Electric fishing : only 22 licences left for the Netherlands

The year 2020 begins with some long awaited good news: following the entry into force of the new Technical Measures Regulation in August 2019, 20 derogations allowing the practice of electric fishing expired on the 31st of December 2019. They had been delivered illegally in 2010 to carry out scientific research that never took place.[1] Adding to a first round of 42 exemptions that were withdrawn on the 1st of June 2019 [2] , the Netherlands now only possess 22 exemptions out of the 84 delivered initially. BLOOM congratulates itself on the ongoing disappearance of this destructive fishery against which it fought, alongside the small-scale fishers of all of Europe.

The Dutch are nevertheless still violating the law, as only a maximum of 5% of the beam trawl fleet of each country are allowed to continue electric fishing.[3] If the Netherlands respected the Regulation, they would only have 15 licences, not 22. On this point, BLOOM filed a complaint with the European Commission on the 18th of September 2019, complaint that has been left unanswered to this day.

Despite this downscaling, Dutch industrialists did not choose to convert to gentler fishing techniques. They are actually stubbornly going back to beam trawling (which dislodges the fish from the sediment using ‘scrapper beams’), thus causing the anger of Dannish artisanal fishers, who ask for this gear to be banned throughout Europe. Worse, Dutch industrialists are even testing new methods that would allow them to renew with the radical efficiency of electric fishing. Their attention has shifted towards a method injecting streams of water under high pressure to dislodge fish from the sediment, a sort of “kärcher©“. A 24 meter long vessel, the ARM-33 of the company Jaczon , has already been equipped with this system. The industrialists are naturally seeking to obtain public subsidies to equip other vessels.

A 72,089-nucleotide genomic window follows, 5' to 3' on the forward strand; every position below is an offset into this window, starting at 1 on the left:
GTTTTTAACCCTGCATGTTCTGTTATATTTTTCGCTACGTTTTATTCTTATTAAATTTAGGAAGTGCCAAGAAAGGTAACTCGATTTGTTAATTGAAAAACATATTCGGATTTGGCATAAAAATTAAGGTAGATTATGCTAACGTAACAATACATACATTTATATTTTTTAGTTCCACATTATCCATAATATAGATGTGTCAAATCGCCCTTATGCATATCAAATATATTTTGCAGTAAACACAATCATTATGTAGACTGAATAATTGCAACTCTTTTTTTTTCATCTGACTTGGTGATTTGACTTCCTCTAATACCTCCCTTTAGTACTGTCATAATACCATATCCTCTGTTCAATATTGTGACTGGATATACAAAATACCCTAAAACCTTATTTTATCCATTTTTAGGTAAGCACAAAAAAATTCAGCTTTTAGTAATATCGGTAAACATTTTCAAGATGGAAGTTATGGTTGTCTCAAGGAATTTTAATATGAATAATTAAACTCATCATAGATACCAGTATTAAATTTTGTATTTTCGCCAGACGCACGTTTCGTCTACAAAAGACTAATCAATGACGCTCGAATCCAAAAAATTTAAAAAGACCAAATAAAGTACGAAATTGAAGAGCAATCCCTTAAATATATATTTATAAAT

Profit makes people go crazy, but the European taxpayers must not pay for this madness. BLOOM remains and will remain watchful, and urges the European Commission to keep a close eye on these new “innovations”, synonyms of destruction of the resource and small-scale fishers.

[1] Upon request of the European Commission, Carola Schouten, Fisheries Minister of the Netherlands, declared concerning the vessels that were never involved in actual research experiments: “even when it became clear that our scientific research had not yet begun, the Commission approved a third series of derogations.”

[2] See our News post: https://www.bloomassociation.org/licences-expirees/

[3] Regulation (UE) 2019/1241 enforced on the 14th of August 2019

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